Continue Reading

Login or register for unlimited FREE access.

Login Register

The 1.8MW Moorhouse Solar Farm will deliver 1,780 MWh of renewable electricity into the grid each year – enough to power around 430 homes each year – and save 850 tonnes of CO2 a year.

The 1.8MW installation park was built by local company Solarsense and funded by Low Carbon Gordano, a co-operative whose purpose is to help the local community to reduce energy costs and become more sustainable.

The financing arrangement means that every community investor receives a return of 4% per annum. The scheme has been so successful that Low Carbon Gordano and Solarsense have already identified a second smaller site for another solar project

Zero emissions

Mayor George Ferguson said, “It’s wonderful that this solar park is happening right here in Bristol, because as you know, Bristol is the European Green Capital of the Year.

“The world is looking at what we are doing and later on we’ll be setting up our own energy company. That gives a real sense of making sure everybody in Bristol will take part in our battle against climate change. But it’s not just about climate change.

“What’s absolutely great is that the emissions here are zero and that means we are cleaning up the air in our cities for our children.

“With this project, Low Carbon Gordano will inspire a lot of people to think a lot more about how we can harness the power of the sun in a much more practical way and I will do everything I can to encourage the new government in Westminster to support renewables and other alternative forms of energy.”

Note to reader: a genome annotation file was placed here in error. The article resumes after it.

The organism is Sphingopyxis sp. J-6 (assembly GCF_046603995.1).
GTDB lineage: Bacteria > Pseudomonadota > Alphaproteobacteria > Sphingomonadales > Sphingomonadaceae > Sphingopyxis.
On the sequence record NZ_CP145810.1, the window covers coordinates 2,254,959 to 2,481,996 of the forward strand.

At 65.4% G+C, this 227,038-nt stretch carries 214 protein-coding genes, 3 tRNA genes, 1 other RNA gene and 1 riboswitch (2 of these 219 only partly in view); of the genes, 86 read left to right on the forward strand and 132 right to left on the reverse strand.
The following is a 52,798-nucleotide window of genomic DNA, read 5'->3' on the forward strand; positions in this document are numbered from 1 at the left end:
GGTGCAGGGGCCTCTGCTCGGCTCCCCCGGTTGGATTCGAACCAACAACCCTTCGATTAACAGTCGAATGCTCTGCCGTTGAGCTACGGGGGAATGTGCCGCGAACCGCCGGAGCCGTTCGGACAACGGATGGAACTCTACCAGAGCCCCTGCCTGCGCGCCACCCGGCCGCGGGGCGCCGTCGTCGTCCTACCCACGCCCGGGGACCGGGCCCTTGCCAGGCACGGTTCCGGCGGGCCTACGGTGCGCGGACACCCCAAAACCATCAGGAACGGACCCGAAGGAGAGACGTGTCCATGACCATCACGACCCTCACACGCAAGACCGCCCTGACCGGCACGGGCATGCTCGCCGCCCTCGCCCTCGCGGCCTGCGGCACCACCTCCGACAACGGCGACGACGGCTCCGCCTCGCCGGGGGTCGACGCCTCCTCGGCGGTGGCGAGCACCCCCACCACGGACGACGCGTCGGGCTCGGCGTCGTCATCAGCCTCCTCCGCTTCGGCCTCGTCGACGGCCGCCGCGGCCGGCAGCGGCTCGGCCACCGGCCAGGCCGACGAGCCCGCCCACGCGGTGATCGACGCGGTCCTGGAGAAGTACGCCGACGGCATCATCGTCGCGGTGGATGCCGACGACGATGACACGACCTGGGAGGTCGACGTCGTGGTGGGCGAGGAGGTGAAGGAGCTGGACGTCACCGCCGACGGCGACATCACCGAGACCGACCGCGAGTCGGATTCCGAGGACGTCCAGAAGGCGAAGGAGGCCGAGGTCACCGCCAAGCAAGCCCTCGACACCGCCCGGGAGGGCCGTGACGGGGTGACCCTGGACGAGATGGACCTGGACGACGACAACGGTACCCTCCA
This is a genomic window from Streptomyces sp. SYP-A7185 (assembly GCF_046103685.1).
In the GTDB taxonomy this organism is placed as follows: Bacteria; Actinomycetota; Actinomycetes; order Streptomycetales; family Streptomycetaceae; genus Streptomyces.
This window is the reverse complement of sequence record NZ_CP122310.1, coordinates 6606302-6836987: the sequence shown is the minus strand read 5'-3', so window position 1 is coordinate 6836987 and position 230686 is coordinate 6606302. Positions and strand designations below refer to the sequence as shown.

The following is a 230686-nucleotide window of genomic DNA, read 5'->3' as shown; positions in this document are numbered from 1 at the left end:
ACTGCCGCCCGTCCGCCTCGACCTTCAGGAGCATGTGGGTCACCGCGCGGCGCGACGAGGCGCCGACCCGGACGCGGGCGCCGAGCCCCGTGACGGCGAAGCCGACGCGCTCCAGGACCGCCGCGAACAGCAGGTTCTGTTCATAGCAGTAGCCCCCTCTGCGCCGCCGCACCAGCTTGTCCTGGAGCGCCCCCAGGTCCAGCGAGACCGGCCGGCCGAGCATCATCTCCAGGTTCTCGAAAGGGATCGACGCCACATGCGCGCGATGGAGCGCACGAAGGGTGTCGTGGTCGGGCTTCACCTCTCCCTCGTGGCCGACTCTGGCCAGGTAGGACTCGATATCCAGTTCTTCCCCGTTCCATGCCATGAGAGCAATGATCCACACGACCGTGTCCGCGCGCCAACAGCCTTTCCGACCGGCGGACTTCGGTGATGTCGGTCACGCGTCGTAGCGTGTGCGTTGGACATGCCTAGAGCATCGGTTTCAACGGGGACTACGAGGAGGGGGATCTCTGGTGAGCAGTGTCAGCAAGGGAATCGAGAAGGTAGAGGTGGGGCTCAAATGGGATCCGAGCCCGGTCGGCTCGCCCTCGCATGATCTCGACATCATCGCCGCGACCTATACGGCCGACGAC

Go Green

Bristol’s year as the Green Capital of Europe has been marked by the launch of its Go Green initiative, which aims to help businesses “do their bit” to make the Bristol city region become healthier, more competitive and more sustainable.

The opening of the solar park is also a landmark step for community-owned renewables, an area which various green groups, including Friends of the Earth and the Green Investment Banks have identified as a growth priority.

Before the opening of Britain’s largest community-owned wind farm in Scotland last week, only half a gigawatt of energy in the UK was produced by community projects, compared to more than 25 GW in Germany.

Brad Allen

© Faversham House Ltd 2022 edie news articles may be copied or forwarded for individual use only. No other reproduction or distribution is permitted without prior written consent.

Action inspires action. Stay ahead of the curve with sustainability and energy newsletters from edie

Subscribe